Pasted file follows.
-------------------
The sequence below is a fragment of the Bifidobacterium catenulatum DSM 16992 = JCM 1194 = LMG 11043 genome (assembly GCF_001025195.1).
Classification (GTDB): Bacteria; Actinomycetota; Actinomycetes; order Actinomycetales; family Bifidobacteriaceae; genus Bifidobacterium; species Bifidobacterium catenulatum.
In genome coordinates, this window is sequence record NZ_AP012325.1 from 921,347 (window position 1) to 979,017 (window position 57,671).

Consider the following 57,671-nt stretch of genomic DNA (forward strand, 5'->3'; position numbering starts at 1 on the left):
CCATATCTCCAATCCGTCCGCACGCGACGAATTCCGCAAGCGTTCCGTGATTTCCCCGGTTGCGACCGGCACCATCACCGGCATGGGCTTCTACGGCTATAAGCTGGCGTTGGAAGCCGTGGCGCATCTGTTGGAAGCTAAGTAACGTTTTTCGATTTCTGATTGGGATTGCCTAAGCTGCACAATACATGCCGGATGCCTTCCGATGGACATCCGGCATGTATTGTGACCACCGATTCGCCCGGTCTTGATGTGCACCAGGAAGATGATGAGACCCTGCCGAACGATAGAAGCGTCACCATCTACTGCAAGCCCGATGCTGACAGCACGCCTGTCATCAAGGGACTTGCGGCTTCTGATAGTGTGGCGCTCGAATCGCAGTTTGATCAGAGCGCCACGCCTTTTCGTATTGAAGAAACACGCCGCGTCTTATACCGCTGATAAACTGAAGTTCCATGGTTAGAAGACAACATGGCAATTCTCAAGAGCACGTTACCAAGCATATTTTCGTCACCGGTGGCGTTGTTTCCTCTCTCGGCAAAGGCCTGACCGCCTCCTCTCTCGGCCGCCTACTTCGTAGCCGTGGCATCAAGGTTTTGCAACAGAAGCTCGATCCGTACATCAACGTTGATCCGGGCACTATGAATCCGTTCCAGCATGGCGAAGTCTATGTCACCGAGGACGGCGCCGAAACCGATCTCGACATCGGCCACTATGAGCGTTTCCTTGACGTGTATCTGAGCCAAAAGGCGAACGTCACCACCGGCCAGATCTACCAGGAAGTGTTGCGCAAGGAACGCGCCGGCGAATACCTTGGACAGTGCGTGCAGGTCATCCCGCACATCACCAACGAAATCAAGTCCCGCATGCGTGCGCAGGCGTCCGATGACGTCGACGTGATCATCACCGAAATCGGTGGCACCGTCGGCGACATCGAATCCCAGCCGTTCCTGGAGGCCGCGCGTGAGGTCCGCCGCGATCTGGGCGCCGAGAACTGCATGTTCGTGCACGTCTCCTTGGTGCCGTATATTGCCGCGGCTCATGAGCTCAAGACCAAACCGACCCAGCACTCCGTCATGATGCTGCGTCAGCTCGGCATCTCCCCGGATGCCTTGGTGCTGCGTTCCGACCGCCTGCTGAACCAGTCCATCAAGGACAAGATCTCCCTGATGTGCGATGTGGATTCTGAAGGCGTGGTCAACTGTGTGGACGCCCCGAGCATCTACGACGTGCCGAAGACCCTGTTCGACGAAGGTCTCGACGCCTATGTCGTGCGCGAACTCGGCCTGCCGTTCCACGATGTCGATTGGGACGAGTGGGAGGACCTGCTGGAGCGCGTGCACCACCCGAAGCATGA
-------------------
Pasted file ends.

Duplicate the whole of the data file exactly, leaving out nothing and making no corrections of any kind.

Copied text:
The sequence below is a fragment of the Bifidobacterium catenulatum DSM 16992 = JCM 1194 = LMG 11043 genome (assembly GCF_001025195.1).
Classification (GTDB): Bacteria; Actinomycetota; Actinomycetes; order Actinomycetales; family Bifidobacteriaceae; genus Bifidobacterium; species Bifidobacterium catenulatum.
In genome coordinates, this window is sequence record NZ_AP012325.1 from 921,347 (window position 1) to 979,017 (window position 57,671).

Consider the following 57,671-nt stretch of genomic DNA (forward strand, 5'->3'; position numbering starts at 1 on the left):
CCATATCTCCAATCCGTCCGCACGCGACGAATTCCGCAAGCGTTCCGTGATTTCCCCGGTTGCGACCGGCACCATCACCGGCATGGGCTTCTACGGCTATAAGCTGGCGTTGGAAGCCGTGGCGCATCTGTTGGAAGCTAAGTAACGTTTTTCGATTTCTGATTGGGATTGCCTAAGCTGCACAATACATGCCGGATGCCTTCCGATGGACATCCGGCATGTATTGTGACCACCGATTCGCCCGGTCTTGATGTGCACCAGGAAGATGATGAGACCCTGCCGAACGATAGAAGCGTCACCATCTACTGCAAGCCCGATGCTGACAGCACGCCTGTCATCAAGGGACTTGCGGCTTCTGATAGTGTGGCGCTCGAATCGCAGTTTGATCAGAGCGCCACGCCTTTTCGTATTGAAGAAACACGCCGCGTCTTATACCGCTGATAAACTGAAGTTCCATGGTTAGAAGACAACATGGCAATTCTCAAGAGCACGTTACCAAGCATATTTTCGTCACCGGTGGCGTTGTTTCCTCTCTCGGCAAAGGCCTGACCGCCTCCTCTCTCGGCCGCCTACTTCGTAGCCGTGGCATCAAGGTTTTGCAACAGAAGCTCGATCCGTACATCAACGTTGATCCGGGCACTATGAATCCGTTCCAGCATGGCGAAGTCTATGTCACCGAGGACGGCGCCGAAACCGATCTCGACATCGGCCACTATGAGCGTTTCCTTGACGTGTATCTGAGCCAAAAGGCGAACGTCACCACCGGCCAGATCTACCAGGAAGTGTTGCGCAAGGAACGCGCCGGCGAATACCTTGGACAGTGCGTGCAGGTCATCCCGCACATCACCAACGAAATCAAGTCCCGCATGCGTGCGCAGGCGTCCGATGACGTCGACGTGATCATCACCGAAATCGGTGGCACCGTCGGCGACATCGAATCCCAGCCGTTCCTGGAGGCCGCGCGTGAGGTCCGCCGCGATCTGGGCGCCGAGAACTGCATGTTCGTGCACGTCTCCTTGGTGCCGTATATTGCCGCGGCTCATGAGCTCAAGACCAAACCGACCCAGCACTCCGTCATGATGCTGCGTCAGCTCGGCATCTCCCCGGATGCCTTGGTGCTGCGTTCCGACCGCCTGCTGAACCAGTCCATCAAGGACAAGATCTCCCTGATGTGCGATGTGGATTCTGAAGGCGTGGTCAACTGTGTGGACGCCCCGAGCATCTACGACGTGCCGAAGACCCTGTTCGACGAAGGTCTCGACGCCTATGTCGTGCGCGAACTCGGCCTGCCGTTCCACGATGTCGATTGGGACGAGTGGGAGGACCTGCTGGAGCGCGTGCACCACCCGAAGCATGA